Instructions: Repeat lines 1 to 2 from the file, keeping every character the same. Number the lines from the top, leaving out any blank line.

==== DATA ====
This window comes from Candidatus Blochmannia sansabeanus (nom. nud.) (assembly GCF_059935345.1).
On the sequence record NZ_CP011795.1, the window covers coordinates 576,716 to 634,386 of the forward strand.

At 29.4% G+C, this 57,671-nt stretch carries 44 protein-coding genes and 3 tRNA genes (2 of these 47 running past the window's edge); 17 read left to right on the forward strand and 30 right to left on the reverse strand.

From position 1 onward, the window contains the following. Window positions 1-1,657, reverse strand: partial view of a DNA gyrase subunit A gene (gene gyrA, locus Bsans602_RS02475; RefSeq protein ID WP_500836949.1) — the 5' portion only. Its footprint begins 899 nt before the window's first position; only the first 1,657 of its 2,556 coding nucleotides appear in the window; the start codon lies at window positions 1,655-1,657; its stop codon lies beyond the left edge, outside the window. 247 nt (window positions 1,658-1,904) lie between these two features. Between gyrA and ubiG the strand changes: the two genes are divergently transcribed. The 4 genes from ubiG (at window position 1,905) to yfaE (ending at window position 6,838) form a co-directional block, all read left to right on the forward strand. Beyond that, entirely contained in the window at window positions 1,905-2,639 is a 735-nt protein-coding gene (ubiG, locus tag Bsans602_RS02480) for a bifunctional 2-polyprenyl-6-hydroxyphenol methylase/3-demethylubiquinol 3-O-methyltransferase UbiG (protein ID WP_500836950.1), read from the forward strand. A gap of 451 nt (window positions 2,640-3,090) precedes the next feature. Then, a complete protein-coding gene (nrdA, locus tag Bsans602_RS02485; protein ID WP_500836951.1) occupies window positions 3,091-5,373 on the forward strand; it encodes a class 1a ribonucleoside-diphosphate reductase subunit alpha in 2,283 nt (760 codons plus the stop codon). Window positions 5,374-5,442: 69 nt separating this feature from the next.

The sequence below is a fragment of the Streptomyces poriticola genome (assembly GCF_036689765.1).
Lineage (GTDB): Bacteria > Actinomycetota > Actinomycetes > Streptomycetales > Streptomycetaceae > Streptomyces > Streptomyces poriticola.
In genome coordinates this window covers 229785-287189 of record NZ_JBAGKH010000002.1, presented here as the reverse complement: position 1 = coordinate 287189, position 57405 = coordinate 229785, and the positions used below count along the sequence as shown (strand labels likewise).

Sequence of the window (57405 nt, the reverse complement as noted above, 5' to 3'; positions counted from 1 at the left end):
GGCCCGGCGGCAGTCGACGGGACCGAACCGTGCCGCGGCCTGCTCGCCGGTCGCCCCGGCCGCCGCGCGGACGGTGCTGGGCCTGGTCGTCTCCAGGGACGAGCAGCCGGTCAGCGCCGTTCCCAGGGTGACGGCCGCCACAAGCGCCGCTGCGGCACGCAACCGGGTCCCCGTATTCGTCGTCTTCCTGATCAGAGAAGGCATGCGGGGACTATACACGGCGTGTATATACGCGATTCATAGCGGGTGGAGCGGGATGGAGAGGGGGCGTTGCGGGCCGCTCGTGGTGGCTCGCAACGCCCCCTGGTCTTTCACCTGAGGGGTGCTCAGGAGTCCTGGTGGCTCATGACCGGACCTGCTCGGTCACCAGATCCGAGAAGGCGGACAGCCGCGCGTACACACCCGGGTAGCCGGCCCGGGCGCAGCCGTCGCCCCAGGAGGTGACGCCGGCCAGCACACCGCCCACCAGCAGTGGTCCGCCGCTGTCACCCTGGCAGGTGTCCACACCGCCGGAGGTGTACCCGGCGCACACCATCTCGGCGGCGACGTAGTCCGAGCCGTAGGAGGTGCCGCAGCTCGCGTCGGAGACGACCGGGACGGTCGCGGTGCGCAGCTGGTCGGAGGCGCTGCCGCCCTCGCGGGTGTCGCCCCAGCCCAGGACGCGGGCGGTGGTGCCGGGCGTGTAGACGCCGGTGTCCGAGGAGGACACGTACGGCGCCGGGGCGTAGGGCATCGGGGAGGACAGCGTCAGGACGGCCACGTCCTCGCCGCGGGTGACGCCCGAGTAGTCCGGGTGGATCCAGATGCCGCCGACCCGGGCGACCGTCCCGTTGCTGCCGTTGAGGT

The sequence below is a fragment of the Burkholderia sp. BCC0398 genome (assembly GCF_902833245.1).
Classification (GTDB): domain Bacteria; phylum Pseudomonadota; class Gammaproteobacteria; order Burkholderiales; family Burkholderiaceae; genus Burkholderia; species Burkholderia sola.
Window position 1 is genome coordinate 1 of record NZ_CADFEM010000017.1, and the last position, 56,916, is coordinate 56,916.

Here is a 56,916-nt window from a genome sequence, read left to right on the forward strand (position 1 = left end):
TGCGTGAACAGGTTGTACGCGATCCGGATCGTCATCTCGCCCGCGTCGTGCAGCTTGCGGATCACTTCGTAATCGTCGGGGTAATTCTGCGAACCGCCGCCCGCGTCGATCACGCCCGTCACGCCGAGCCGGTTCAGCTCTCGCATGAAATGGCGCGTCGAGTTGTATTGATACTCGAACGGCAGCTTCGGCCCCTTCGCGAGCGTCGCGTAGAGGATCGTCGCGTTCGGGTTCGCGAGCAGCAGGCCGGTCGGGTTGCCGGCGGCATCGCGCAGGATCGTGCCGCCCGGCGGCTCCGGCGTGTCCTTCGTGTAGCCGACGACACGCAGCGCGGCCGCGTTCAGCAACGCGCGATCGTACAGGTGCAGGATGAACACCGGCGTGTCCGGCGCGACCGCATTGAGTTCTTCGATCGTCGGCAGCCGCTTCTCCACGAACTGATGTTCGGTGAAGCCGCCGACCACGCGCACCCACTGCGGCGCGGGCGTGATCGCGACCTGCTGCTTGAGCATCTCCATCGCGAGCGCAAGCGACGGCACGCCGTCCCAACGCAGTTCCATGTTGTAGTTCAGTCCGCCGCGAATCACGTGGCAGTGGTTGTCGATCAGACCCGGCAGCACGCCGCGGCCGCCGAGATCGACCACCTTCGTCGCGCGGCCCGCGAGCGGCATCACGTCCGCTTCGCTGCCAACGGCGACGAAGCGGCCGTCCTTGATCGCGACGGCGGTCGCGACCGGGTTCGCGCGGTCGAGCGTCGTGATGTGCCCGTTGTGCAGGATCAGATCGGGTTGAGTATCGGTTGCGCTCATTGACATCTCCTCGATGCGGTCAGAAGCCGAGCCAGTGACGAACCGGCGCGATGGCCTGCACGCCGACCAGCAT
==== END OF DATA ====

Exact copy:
This window comes from Candidatus Blochmannia sansabeanus (nom. nud.) (assembly GCF_059935345.1).
On the sequence record NZ_CP011795.1, the window covers coordinates 576,716 to 634,386 of the forward strand.